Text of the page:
Goodness – I can’t believe that they use that dreadful “Extraordinary Form…” Gimme a break.

      Moving on… “Formation” – it seems to me – requires superiors who, under God, do the “forming”. There have always been hermits, of course, who live in isolation, but that is an unusual vocation. I’ve met two hermits in my lifetime and I wouldn’t recommend it as a way of life, not that anyone is looking for my recommendation, needless to say. Do you notice that when people say “needless to say”, they’ve already said whatever they now tell us needn’t be said? Crackers.

      Anyway, I hope that Fr Mawdsley returns to his Priestly Community. Like the rest of us, he needs personal support and time and space to build up his spiritual resources for when things get tougher, as they will do, no question about it. Tomorrow is the Feast of the English priest and martyr, St Robert Southwell (thread on that coming up!) so let’s pray to that great saint for Fr Mawdsley – St Robert Southwell, pray for him…

      February 20, 2022 at 11:27 pm
  • westminsterfly

    He might have jumped too soon:

    February 21, 2022 at 1:13 pm
  • Fidelis

    I’ve just found this report but it seems to be a bit contradictory. The Pope has given the green light to the FSSP, just saying to take TC into account “as far as possible”, so Fr Mawdsley needed have done what he’s done. I hope he returns to his vocation asap.

    To me, this looks like Pope Francis is backing away from TC. He probably didn’t expect so much pushback.

    February 21, 2022 at 3:15 pm
    • editor


      Thank you for posting that link. I have received an email from a lady in England on the subject. She writes…

      Please see the enclosed message that has just arrived from the FSSP in Warrington. Thanks be to God and Our Lady of Lourdes the FSSP has been granted permission to carry on with their work in the traditional way. Perhaps you would like to mention this on the blog. [Ed: this refers to the link posted by Fidelis at 3.15pm]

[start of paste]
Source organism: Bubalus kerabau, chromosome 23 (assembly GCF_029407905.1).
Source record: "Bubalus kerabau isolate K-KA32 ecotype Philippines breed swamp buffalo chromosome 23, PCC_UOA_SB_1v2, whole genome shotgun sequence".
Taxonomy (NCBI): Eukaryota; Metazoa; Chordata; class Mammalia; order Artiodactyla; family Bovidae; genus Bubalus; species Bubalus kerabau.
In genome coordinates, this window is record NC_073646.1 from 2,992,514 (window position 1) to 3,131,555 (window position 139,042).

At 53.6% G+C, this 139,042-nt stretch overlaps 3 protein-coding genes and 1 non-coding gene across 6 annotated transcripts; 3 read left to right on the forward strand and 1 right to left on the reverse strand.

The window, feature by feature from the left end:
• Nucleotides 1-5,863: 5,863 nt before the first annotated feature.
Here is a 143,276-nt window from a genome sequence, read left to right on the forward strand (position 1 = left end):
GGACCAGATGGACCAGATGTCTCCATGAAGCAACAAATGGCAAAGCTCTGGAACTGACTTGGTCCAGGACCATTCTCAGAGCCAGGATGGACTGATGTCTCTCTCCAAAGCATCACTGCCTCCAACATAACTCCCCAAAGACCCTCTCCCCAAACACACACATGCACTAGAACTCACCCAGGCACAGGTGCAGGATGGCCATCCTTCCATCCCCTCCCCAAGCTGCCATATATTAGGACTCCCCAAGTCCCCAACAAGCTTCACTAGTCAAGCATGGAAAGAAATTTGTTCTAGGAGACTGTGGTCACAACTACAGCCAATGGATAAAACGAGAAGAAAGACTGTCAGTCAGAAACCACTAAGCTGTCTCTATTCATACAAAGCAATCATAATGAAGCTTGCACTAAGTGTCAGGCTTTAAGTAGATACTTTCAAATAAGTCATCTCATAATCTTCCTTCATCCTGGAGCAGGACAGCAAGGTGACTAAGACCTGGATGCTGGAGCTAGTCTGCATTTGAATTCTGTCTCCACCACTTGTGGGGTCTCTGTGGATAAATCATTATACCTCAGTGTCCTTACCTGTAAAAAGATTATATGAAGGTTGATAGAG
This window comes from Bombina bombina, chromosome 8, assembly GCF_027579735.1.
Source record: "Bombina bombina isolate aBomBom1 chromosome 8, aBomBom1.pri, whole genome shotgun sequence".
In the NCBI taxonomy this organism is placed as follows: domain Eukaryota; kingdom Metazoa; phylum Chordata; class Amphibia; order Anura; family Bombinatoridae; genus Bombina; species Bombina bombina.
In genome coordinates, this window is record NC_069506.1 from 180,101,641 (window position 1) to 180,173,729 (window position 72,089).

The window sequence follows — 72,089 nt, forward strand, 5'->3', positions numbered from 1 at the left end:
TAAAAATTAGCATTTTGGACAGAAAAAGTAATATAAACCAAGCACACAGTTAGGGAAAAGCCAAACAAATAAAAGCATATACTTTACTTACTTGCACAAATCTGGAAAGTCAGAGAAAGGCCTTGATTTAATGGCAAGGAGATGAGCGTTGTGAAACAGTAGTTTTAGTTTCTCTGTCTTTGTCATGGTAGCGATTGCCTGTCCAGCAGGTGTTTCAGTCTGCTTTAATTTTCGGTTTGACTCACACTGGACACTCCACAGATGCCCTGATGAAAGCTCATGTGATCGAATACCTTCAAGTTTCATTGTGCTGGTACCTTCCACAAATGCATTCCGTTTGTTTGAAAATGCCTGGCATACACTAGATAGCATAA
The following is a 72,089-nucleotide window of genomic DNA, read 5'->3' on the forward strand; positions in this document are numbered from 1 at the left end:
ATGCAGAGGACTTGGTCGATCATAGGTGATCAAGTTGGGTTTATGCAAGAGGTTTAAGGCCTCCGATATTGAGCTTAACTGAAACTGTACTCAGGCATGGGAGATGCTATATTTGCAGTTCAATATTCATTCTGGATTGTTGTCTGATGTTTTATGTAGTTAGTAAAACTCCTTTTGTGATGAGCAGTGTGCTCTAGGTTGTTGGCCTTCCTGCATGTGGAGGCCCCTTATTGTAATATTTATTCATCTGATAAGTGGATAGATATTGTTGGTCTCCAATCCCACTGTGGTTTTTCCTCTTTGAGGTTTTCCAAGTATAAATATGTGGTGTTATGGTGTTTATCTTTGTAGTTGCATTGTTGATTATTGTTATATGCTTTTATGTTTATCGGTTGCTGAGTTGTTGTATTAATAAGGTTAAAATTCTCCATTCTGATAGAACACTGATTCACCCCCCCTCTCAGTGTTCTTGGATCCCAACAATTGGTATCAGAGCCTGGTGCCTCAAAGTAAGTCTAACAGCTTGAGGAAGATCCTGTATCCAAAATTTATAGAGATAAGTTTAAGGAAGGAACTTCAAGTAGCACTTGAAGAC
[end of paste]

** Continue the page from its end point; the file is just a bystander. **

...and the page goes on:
Well, here at St Mary’s, it is a ‘powerhouse of prayer’ and doubtless it has gained this wonderful victory in the face of the otherwise merciless tyranny of the present Pontiff. Everyone is most deeply grateful to Our Lady for her wonderful intercession.

      One thing that does seem to be a particular characteristic of the FSSP is their Charity and ‘care’ of the laity. It is outstanding and, doubtless, will have gained them many graces and the mercy of God at this time.

      Please God, all LM Groups can continue with their traditional ways and this victory may give them courage to stand firm in the face of evil.

      Wishing you all well at CTS.

      God bless [signed].

      February 21, 2022 at 4:12 pm
  • gabriel syme

    It was notable how Fr Mawdsley had started to follow the trajectory of the SSPX and I daresay the experience has transformed his view of the Society.

    However, as has been said, all his strife seems to have been for nothing now that Francis has recognised the right of the FSSP to act as a traditional order. (It is expected the other former Ecclesia Dei groups will get this same acknowledgement – how could they not?).

    And so it seems Francis has acted to significantly undermine his own motu proprio.

    I wonder what Fr Mawdsley will do now?